Report on Language Codes Workgroup Recommendations


The mandate of this workgroup was probably the simplest and most concrete of all the workgroup mandates. It was to formulate recommendations on:


In a way the group may almost be viewed as a subcommittee of the metadata workgroup, to the extent that it was charged with providing a recommendation for a controlled vocabulary for the value of the attribute “lang” in the various places this attribute appears, e.g., in the OLAC language metadata protocol.


Convincing arguments for the inadequacy of present standards, specifically ISO 639, and the need for a comprehensive and officially accepted set of tags, we felt, were given in the electronic “preprints” submitted to members of the workgroup in anticipation of the workshop, notably in the article by Peter Constable and Gary Simons, “Language Identification and IT: Addressing Problems of Linguistic Diversity on a Global Scale”. We therefore did not address this most general issue, but rather turned our attention to the question of implementation.


As a result of our discussions we came up with one overarching, and rather sweeping, recommendation, plus a fairly specific recommendation for individual language tags, and a series of more tentative suggestions for tags for language groups and families.


  1. General Recommendation: Universal Language Code Consortium (ULCC)


In the absence of a previously existing or better designation, we propose to refer to the set of language tags as the “universal language code” (ULC). We propose that an international consortium of linguistics-related groups and individuals be formed as a body which would be responsible for sanctioning such an inventory of codes, and to which proposals for additions and corrections would be submitted. We recommend:


·        That this consortium be as international as possible. To begin with, we presuppose that LL and SIL, both represented at this workshop, would want to adhere. In addition we propose that representation be invited from the major national and international linguistics societies. (The question of membership by representatives of for-profit corporations was raised, but not discussed in any detail.)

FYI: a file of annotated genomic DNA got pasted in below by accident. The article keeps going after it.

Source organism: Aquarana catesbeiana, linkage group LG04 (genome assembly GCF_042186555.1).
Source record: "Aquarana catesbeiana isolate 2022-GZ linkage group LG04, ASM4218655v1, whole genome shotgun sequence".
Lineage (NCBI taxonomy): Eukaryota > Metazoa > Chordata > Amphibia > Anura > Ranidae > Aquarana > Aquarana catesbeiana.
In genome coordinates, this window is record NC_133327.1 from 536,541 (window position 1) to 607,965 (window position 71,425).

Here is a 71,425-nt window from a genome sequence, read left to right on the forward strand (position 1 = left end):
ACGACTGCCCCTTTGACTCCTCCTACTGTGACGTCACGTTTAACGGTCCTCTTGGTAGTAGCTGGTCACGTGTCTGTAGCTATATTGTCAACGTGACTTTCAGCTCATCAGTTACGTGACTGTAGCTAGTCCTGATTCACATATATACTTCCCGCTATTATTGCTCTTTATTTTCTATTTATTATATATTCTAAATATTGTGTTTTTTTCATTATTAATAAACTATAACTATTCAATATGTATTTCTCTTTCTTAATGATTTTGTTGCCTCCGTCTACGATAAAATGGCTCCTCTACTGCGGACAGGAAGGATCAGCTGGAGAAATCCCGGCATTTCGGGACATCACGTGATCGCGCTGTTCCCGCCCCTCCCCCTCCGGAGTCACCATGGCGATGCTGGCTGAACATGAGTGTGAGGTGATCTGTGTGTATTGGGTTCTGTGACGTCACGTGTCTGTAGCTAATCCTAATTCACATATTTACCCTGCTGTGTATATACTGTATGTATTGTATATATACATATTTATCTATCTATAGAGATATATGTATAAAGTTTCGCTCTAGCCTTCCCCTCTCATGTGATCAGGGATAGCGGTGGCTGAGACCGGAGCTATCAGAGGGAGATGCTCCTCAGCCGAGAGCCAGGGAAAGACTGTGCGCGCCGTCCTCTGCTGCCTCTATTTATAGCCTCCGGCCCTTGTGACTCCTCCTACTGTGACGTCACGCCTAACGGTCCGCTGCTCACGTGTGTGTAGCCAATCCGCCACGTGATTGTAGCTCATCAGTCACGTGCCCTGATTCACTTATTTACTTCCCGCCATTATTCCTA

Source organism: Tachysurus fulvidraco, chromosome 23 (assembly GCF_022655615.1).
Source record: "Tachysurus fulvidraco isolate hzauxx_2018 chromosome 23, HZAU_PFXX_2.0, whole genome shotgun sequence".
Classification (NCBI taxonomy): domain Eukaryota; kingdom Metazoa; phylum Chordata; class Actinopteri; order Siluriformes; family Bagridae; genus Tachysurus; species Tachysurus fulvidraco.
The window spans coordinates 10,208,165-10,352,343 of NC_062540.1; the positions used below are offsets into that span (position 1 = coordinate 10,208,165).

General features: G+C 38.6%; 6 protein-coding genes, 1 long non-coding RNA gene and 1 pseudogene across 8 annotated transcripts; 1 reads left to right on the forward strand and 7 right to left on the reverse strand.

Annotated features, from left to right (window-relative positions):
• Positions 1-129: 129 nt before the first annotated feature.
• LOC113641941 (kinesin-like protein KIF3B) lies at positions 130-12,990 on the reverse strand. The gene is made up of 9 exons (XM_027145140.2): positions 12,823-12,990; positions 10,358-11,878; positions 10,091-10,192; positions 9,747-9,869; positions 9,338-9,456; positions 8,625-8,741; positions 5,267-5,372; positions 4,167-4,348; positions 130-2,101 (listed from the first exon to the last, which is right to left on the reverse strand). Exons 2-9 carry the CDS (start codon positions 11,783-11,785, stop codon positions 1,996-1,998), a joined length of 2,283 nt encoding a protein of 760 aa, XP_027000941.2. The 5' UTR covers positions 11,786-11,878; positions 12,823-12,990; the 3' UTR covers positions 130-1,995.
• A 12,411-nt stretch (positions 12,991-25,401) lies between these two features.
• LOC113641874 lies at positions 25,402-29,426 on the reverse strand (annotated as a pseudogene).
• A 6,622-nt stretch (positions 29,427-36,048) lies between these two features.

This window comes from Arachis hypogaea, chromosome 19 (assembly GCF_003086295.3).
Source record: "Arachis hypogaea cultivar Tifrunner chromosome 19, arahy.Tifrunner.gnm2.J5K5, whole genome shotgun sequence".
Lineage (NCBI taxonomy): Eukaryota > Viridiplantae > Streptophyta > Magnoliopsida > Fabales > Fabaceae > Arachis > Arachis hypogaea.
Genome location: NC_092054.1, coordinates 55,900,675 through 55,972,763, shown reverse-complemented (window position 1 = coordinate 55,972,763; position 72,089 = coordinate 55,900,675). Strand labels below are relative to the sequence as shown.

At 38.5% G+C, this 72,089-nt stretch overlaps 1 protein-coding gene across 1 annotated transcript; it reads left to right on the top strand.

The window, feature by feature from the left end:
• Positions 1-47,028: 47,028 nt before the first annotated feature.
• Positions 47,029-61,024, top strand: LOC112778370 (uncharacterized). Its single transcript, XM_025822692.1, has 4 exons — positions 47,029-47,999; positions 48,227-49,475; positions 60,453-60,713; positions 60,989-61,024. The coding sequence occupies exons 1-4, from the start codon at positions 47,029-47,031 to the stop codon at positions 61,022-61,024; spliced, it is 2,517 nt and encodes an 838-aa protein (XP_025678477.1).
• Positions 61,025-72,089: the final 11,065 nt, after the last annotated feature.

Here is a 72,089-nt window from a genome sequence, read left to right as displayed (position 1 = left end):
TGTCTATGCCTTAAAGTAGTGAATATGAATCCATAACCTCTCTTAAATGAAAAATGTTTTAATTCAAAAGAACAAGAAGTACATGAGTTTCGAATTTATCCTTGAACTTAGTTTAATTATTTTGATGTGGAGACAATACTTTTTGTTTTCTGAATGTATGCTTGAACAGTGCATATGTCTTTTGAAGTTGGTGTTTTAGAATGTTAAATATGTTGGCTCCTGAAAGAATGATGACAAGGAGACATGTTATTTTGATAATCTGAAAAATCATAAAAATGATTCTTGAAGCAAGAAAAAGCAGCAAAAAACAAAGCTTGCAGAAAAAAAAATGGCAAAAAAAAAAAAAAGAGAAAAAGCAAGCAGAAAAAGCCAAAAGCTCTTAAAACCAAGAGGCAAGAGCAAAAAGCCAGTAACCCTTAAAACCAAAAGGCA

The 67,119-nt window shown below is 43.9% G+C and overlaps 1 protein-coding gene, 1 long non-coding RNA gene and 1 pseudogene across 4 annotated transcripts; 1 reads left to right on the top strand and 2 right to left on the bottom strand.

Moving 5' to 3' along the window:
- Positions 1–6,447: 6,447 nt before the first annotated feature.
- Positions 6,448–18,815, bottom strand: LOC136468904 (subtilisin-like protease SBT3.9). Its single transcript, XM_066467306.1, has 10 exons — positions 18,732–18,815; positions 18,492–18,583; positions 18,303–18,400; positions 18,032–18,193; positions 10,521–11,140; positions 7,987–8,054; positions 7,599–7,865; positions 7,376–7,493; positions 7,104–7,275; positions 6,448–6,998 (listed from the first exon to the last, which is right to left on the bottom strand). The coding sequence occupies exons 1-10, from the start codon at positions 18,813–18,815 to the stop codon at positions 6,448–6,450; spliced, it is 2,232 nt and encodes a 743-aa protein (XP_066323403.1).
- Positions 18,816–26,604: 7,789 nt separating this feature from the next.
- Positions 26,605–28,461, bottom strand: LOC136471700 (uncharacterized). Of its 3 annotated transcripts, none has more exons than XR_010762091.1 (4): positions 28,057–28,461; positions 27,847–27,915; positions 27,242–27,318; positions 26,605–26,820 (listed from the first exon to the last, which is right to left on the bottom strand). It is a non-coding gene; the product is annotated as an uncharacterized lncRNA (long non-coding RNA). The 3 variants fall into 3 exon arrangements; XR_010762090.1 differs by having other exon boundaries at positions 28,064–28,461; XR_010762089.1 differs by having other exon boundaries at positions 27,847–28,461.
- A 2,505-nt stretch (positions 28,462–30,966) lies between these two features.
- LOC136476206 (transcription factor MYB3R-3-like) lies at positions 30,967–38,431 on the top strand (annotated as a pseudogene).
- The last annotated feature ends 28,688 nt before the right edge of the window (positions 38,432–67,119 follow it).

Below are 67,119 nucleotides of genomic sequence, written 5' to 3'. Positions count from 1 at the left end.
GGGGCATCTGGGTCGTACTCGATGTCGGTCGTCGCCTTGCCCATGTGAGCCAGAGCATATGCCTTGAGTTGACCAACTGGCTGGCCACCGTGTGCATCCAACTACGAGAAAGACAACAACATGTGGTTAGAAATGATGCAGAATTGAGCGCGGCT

·        That the experience and practice of existing standards-related consortia be consulted for examples to be followed and pitfalls to be avoided.


  1. Individual Language Tags


The full form of an individual language tag may eventually be of a structure:

prefix ABC suffix”. In this structure:


·      “ABC” is the core language tag. We agree with the principle, expressed also by Constable & Simons, that “language” be operationally defined by lack of mutual intelligibility with any other tagged speech variety. Although the determination of mutual intelligibility is not always a trivial task “on the ground”, for purposes of linguistic research no other basis for classification makes sense. Care must be taken in tag documentation to indicate how this determination was made. (Other criteria of course, such as nationality, script, ethnicity, etc., could be used to define other sets of language tags.)


Ethnologue: languages of the world (ed. Barbara Grimes,  2000; Dallas: SIL International), now in its 14th edition, represents the most complete and consistent application of the mutual intelligibility principle to the world’s living languages. SIL International has graciously offered to make the Ethnologue codes available to the proposed LL metadata server. These language codes will be supplemented by codes, to be created by LL, for all the attested extinct languages. As additions, mergers (for cases of over-differentiation), and splits (for cases of under-differentiation) within the tag set are proposed by workers in the field, many of whom of course will be SIL-affiliated, we anticipate that there will be generally broad agreement between LL (ULCC) and SIL about the incorporation (or non-incorporation) of them into their respective metadata vocabularies.